tell you, in calling you "God's building"; ye know and ought to
remember, ye are the noblest kind of building, "the temple of God."
ye—all Christians form together one
vast temple. The expression is not, "ye are temples," but "ye
are the temple" collectively, and "lively stones" (1Pe 2:5) individually.
God … Spirit—God's indwelling,
and that of the Holy Spirit, are one; therefore the Holy Spirit is God.
No literal "temple" is recognized by the New Testament in the Christian
Church. The only one is the spiritual temple, the whole body of
believing worshippers in which the Holy Spirit dwells (1Co 6:19;
Joh 4:23, 24). The
synagogue, not the temple, was the model of the Christian house
of worship. The temple was the house of sacrifice, rather than
of prayer. Prayers in the temple were silent and individual (Lu 1:10;
18:10-13), not joint and
public, nor with reading of Scripture, as in the synagogue. The temple,
as the name means (from a Greek root "to dwell"), was the
earthly dwelling-place of God, where alone He put His name. The
synagogue (as the name means an assembly) was the place for
assembling men. God now too has His earthly temple, not one of wood and
stone, but the congregation of believers, the "living stones" on the
"spiritual house." Believers are all spiritual priests in it. Jesus
Christ, our High Priest, has the only literal priesthood (Mal
1:11; Mt 18:20; 1Pe 2:5)
17. If any … defile …
destroy—rather as the Greek verb is the same in both
cases, "destroy … destroy." God repays in kind by a
righteous retaliation. The destroyer shall himself be destroyed. As
temporal death was the penalty of marring the material temple (Le
16:2; Da 5:2, 3, 30), so
eternal death is the penalty of marring the spiritual temple—the
Church. The destroyers here (1Co 3:16, 17), are distinct from the unwise or
unskilful builders (1Co 3:12, 15); the latter held fast the "foundation"
3:11), and, therefore, though
they lose their work of superstructure and the special reward, yet they
are themselves saved; the destroyers, on the contrary, assailed with
false teaching the foundation, and so subvert the temple itself, and
shall therefore be destroyed. (See on 1Co 3:10),
[Estius and Neander]. I think Paul passes here from the teachers
to all the members of the Church, who, by profession, are "priests unto
God" (Ex 19:6; 1Pe 2:9; Re 1:6). As the Aaronic priests were doomed to
die if they violated the old temple (Ex 28:43), so any Christian who violates the
sanctity of the spiritual temple, shall perish eternally (Heb 12:14;
holy—inviolable (Hab 2:20).
which temple ye are—rather,
"the which (that is, holy) are ye" [Alford], and, therefore, want of holiness on the
part of any of you (or, as Estius, "to
tamper with the foundation in teaching you") is a
violation of the temple, which cannot be let to pass with impunity.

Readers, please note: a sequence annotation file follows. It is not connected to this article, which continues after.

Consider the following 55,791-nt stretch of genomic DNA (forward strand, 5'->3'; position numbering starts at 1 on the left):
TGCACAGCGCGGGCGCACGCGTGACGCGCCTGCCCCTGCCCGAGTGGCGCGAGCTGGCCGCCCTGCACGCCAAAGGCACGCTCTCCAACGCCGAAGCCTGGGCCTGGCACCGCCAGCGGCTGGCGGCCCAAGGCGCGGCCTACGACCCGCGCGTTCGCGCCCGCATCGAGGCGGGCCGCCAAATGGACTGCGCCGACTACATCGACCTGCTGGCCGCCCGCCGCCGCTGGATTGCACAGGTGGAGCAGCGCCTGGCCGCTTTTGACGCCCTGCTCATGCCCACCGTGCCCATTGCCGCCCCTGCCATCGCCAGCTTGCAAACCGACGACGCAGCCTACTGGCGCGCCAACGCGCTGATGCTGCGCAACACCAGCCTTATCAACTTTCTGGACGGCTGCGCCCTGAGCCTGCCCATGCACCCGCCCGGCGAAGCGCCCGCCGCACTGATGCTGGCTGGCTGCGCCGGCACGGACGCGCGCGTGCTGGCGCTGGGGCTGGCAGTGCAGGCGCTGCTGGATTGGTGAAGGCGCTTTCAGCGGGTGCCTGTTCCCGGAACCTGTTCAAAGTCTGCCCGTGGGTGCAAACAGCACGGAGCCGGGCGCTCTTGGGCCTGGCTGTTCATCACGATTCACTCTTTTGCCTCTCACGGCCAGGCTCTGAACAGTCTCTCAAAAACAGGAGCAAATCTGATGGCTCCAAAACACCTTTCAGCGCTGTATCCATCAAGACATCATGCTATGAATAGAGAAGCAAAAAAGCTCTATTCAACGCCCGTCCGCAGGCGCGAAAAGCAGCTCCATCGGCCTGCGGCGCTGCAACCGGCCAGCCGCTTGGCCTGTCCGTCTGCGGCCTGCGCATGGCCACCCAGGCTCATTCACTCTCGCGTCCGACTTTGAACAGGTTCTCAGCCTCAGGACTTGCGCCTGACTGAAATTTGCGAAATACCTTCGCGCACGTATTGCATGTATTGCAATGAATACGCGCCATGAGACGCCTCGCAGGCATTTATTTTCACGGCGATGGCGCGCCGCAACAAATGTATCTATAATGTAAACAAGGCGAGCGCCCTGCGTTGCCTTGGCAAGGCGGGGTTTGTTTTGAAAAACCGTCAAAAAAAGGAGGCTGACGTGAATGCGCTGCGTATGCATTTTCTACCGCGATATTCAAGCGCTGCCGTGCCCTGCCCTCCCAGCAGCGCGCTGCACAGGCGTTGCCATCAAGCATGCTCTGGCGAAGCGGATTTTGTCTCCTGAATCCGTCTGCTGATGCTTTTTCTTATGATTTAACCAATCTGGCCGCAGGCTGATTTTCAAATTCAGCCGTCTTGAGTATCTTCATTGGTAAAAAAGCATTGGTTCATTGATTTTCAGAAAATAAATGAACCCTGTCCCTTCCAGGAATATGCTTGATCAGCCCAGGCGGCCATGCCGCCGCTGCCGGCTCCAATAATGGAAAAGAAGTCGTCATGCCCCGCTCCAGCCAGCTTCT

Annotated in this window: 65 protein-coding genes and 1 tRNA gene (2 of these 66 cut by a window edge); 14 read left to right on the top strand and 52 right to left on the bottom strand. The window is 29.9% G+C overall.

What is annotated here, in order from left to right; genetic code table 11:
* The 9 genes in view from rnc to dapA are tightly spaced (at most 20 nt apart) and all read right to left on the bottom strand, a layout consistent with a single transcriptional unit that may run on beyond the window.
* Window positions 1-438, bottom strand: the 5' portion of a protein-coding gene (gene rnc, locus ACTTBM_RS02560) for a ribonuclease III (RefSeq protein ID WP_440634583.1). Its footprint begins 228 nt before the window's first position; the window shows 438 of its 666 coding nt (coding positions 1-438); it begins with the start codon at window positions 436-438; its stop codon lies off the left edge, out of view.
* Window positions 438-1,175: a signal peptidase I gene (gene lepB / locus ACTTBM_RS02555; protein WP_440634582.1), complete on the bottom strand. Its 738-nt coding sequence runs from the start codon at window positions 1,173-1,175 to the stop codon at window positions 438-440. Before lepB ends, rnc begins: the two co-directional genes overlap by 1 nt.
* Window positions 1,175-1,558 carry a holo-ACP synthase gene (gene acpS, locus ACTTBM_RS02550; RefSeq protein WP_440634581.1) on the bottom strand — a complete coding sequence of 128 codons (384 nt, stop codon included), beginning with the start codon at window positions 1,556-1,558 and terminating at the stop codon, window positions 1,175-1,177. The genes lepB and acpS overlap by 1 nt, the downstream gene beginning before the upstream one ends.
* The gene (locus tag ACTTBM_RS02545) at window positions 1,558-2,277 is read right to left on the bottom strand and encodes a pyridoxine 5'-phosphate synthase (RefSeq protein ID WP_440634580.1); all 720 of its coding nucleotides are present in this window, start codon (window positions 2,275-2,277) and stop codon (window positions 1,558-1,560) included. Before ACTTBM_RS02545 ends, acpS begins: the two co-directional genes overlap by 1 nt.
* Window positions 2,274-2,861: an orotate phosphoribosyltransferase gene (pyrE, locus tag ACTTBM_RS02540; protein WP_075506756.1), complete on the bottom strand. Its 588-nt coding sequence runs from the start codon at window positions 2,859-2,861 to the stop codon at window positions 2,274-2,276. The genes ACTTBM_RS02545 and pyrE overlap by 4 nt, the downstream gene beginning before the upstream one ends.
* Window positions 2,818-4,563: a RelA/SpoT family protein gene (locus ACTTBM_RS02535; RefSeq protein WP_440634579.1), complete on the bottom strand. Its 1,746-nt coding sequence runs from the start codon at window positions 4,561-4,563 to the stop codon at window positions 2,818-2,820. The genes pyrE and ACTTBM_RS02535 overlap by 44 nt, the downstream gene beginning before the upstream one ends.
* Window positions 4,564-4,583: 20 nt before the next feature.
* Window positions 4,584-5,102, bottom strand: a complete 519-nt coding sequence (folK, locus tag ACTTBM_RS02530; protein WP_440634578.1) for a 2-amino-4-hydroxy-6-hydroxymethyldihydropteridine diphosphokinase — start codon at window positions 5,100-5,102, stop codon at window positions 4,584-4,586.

Grotius supports English
18. seemeth—that is, is, and is
regarded by himself and others.
wise in this world—wise in mere
worldly wisdom (1Co 1:20).
let him become a fool—by receiving the
Gospel in its unworldly simplicity, and so becoming a fool in the
world's sight [Alford]. Let him
no longer think himself wise, but seek the true wisdom from God,
bringing his understanding into captivity to the obedience of faith
19. with God—in the judgment of
it is written—in Job 5:13. The formula of quoting Scripture used here, establishes the canonicity of
He taketh … wise in … own
craftiness—proving the "foolishness" of the world's wisdom,
since it is made by God the very snare to catch those who think
themselves so wise. Literally, "He who taketh … the whole of the
sentence not being quoted, but only the part which suited Paul's
20. Quotation from Ps 94:11. There it is of men; here it is
"of the wise." Paul by inspiration states the class of men whose
"thoughts" (or rather, "reasonings," as suits the Greek and the
sense of the context) the Spirit designated in the Psalm, "vanity,"
namely, the "proud" (Ps 94:2) and
worldly-wise, whom God in Ps 94:8 calls
"fools," though they "boast themselves" of their wisdom in
pushing their interests (Ps 94:4).
21. let no man glory in men—resuming the
subject from 1Co 3:4;
compare 1Co 1:12, 31, where the true object of glorying is
stated: "He that glorieth, let him glory in THE
Lord." Also 1Co 4:6, "That
no one of you be puffed up for one against another."
For all things—not only all
men. For you to glory thus in men, is lowering yourselves from your
high position as heirs of all things. All men (including your
teachers) belong to Christ, and therefore to you, by your union with
Him; He makes them and all things work together for your good (Ro 8:28). Ye are not for the sake of them,
but they for the sake of you (2Co 4:5, 15). They belong to you, not you to
22. Enumeration of some of the "all things."
The teachers, in whom they gloried, he puts first (1Co 1:12). He omits after "Cephas" or
Christ (to whom exclusively some at Corinth, 1Co 1:12, professed to belong); but, instead,
substitutes "ye are Christ's" (1Co 3:23).
world … life … death … things
present … things to come—Not only shall they not
"separate you from the love of God in Christ" (Ro 8:38, 39), but they "all are yours," that
is, are for you (Ro 8:28), and
belong to you, as they belong to Christ your Head (Heb 1:2).
things present—"things actually
23. ye are Christ's—not Paul's, or
Apollos,' or Cephas' (1Co 11:3; Mt 23:8-10). "Neither be ye called masters; for one
is your Master, even Christ" (Ro 14:8). Not merely a particular section of
you, but ye all are Christ's (1Co 1:12).
Christ is God's—(1Co 11:3). God is the ultimate end of all, even
of Christ, His co-equal Son (1Co 15:28; Php 2:6-11).